Unequal Pay: What Female Soccer Stars And MBAs Share

AP Photo / Elaine Thompson

Women's Soccer

AP Photo / Elaine Thompson


Every year, many post-graduates consider getting an MBA degree. While there are many reasons for pursuing the degree, one of the main considerations is whether the hefty price tag and time spent in a typically 2-year program is a worthwhile investment. Women potentially face another calculation, according to one Bloomberg report on the lack of women in MBA programs: family planning.

As Bloomberg reporter Natalie Kitroeff points out, according to business school deans: “Elite business schools typically prefer that applicants have about 5 years of work experience, which means the average MBA student is 30 years old at graduation…Women in their late 20s who think they’ll want to have children at some point may feel they’d do better racking up career experience than taking two years off.” In response, some business schools have attempted to reduce the admissions age to try to reach gender parity more quickly in the classroom.

Whatever the reasons, though there has been some progress, women are much less likely to pursue and hold MBA degrees. As reported by Fortune, the average enrollment of women in full-time MBA programs at 36 business schools climbed from 32% to 36% between 2011 and 2015. The Economist points to it’s own rankings of business schools and finds an average female of enrollment of 30% in their list of 100 business schools. This compares to the near-parity women have achieved in law schools and medical schools across America.

According to the Forte Foundation, these low MBA enrollment numbers are concerning because of the high ROI of an MBA. They report that an MBA degree is key to increasing your salary by 35-40% at graduation, 55-65% of your pre-MBA salary within 5 years, and an increase of $3 million in earnings over the course of your lifetime.

Last week, however, a study suggests that women on average face a slightly different risk-reward decision than men considering an MBA degree. That study by the Graduate Management Admissions Council (GMAC) found that women who pursue an MBA degree earn approximately $400,000 less over their careers than men with MBA degrees. In a salary analysis comprising over 14,000 business school alumni, the salary gap between male and female MBAs starts immediately after graduation and increases as the alumni move up in their careers to executive-level roles.

Female alums of MBA programs earn 80% (or $165,000) compared to what male alums earn ($205,000) by the time they are in executive-level roles. And they also lag behind in the number of women who hold those roles, with female MBAs holding half the number of executive level roles compared to male MBAs and only one quarter of C-suite jobs, according to analysis by Fortune. While those salary levels may be the envy of most Americans, with MBA degrees paying off handsomely whatever your gender, clearly some alumni are better off than others. Equal pay and the average gender pay gap affects even the relatively few women holding Masters of Business degrees.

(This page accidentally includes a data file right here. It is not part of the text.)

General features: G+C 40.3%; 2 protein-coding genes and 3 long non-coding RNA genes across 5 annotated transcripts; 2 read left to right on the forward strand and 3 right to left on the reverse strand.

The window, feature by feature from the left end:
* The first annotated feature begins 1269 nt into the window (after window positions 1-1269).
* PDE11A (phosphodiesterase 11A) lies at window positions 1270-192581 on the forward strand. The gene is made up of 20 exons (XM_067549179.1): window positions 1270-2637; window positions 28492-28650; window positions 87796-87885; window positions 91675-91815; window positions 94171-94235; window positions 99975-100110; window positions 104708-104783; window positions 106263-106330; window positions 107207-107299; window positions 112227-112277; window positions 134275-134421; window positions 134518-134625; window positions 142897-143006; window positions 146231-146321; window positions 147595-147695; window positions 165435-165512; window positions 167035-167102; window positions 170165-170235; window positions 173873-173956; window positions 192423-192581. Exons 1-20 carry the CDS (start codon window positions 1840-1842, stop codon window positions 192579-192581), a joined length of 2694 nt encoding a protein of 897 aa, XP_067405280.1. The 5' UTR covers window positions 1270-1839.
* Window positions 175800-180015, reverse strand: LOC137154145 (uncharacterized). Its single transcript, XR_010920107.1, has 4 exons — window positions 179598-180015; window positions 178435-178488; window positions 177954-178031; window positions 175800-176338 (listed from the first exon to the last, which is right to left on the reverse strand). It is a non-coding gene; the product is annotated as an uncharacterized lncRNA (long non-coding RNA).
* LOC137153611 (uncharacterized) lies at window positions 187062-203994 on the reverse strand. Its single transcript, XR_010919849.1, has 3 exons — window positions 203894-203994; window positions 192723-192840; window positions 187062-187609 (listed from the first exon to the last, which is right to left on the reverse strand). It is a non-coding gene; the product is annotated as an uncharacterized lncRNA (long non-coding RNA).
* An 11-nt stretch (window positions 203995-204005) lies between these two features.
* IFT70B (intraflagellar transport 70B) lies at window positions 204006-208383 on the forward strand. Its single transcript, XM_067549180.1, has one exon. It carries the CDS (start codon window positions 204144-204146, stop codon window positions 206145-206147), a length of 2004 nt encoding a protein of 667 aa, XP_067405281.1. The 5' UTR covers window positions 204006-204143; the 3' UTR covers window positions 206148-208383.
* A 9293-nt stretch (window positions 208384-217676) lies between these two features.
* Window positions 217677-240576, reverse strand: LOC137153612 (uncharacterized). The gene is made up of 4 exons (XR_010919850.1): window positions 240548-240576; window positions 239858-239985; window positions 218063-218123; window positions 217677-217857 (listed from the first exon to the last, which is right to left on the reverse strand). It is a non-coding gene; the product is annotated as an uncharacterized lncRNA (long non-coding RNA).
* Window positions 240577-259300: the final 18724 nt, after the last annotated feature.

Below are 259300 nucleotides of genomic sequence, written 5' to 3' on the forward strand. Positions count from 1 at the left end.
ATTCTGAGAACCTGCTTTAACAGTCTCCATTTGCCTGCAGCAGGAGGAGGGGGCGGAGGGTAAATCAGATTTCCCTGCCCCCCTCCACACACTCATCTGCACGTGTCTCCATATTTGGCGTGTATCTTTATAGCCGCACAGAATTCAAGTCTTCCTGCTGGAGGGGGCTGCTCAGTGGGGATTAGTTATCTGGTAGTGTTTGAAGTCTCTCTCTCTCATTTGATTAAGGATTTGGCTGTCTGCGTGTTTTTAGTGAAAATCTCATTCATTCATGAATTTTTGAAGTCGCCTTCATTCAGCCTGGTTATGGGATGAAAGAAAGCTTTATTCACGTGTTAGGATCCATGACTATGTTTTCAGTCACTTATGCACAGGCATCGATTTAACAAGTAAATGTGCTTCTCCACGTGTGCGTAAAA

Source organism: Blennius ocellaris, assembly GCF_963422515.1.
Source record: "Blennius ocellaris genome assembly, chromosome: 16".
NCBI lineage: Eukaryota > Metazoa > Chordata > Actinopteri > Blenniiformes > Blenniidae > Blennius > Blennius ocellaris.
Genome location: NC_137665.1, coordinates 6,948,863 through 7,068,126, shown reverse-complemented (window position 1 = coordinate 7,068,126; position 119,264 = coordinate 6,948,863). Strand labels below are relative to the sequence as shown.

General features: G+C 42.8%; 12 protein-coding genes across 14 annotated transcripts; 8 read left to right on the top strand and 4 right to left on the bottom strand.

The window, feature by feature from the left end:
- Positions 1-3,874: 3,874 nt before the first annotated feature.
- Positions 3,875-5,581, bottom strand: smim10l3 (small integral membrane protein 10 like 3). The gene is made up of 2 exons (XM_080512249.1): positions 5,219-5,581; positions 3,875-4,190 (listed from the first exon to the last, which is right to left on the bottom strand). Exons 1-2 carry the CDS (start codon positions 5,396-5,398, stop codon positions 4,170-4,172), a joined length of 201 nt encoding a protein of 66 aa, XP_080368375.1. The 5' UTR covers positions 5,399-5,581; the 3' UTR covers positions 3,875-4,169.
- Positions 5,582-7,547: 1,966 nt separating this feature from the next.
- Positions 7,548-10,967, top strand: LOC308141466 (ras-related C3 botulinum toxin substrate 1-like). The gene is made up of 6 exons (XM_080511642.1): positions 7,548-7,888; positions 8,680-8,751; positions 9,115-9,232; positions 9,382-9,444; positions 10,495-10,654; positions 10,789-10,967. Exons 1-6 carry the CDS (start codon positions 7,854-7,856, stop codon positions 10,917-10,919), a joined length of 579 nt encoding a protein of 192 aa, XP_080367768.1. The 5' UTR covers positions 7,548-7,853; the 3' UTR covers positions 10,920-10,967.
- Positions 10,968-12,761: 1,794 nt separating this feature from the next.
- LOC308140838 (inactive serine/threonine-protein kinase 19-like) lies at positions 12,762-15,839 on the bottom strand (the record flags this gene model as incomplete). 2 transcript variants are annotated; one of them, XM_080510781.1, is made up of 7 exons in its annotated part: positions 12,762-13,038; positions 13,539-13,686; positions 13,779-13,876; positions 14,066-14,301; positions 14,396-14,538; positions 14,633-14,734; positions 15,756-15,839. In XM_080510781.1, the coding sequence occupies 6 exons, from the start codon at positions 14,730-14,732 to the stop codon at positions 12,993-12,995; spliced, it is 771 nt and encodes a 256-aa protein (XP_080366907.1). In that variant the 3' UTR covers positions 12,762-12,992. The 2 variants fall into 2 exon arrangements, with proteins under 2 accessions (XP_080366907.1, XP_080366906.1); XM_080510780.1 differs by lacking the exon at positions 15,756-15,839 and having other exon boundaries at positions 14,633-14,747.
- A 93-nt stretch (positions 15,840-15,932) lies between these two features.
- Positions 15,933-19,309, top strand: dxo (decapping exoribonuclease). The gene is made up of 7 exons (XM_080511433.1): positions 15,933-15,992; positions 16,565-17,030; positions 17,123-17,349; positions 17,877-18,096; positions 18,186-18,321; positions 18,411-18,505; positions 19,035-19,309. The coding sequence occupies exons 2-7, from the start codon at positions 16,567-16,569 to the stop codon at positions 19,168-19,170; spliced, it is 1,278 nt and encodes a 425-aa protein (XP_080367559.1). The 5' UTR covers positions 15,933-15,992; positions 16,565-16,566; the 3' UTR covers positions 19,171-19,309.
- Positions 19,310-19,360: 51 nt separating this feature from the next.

While personal choices, industry and other professional choices may account for some of the gender pay gap among holders of MBA degrees, the source of the gender pay gap in professional sports is quite different. In both women’s and men’s versions of the same sports, people are clearly working in the same industry, and playing in parallel positions for parallel awards. These parallels may be why last week, 5 U.S. Women’s National Team members filed a headline-making federal complaint with the Equal Employment Opportunity Commission (the agency charged with enforcing equal pay laws and which recently upped the ante on employers' gender pay disclosures) charging wage discrimination. These 5 U.S. women’s soccer players and their lawyers argue hat they were paid nearly four times less than what their male counterparts earned, despite producing higher revenues for the U.S. Soccer organization. Earlier in April, when the U.S. Women’s National team win the World Cup, they were paid $2 million in prize money. The U.S. Men’s National Team was awarded $8 million for reaching the round of 16, while the German men who won the World Cup earned $35 million.

There are some that argue that comparing the prize money that goes to women’s soccer relative to men’s is unfair since the revenue underwriting the prize money is funded by the international FIFA organization, which earns a majority of it’s funding from media sponsorships. Sponsorships, in turn, are disproportionately devoted to men’s sports for the much larger audiences they draw.

In response, some argue that it’s unclear to what extent these lower audiences for women’s sports and soccer are a self-fulfilling prophecy. As this ThinkProgress analysis points out, interest in women’s soccer has been growing for 25 years whereas the quality and quantity of women’s sports coverage and investment in marketing women’s sports by FIFA has not been commensurate. Moreover, there is no rule that says prize money is related directly to revenue-generated on a per event basis (and even if there were such a rule, in this case the U.S. Women’s team players pointed out they out-performed the Men’s Team on that basis). 26.7 million Americans tuned in to watch the women’s World Cup finale, a record number of viewers in the U.S. for any soccer game broadcast in America. It’s a startling reminder that women who go to work in very different places and with very different backgrounds can and still do face many of the same issues with equal pay. 


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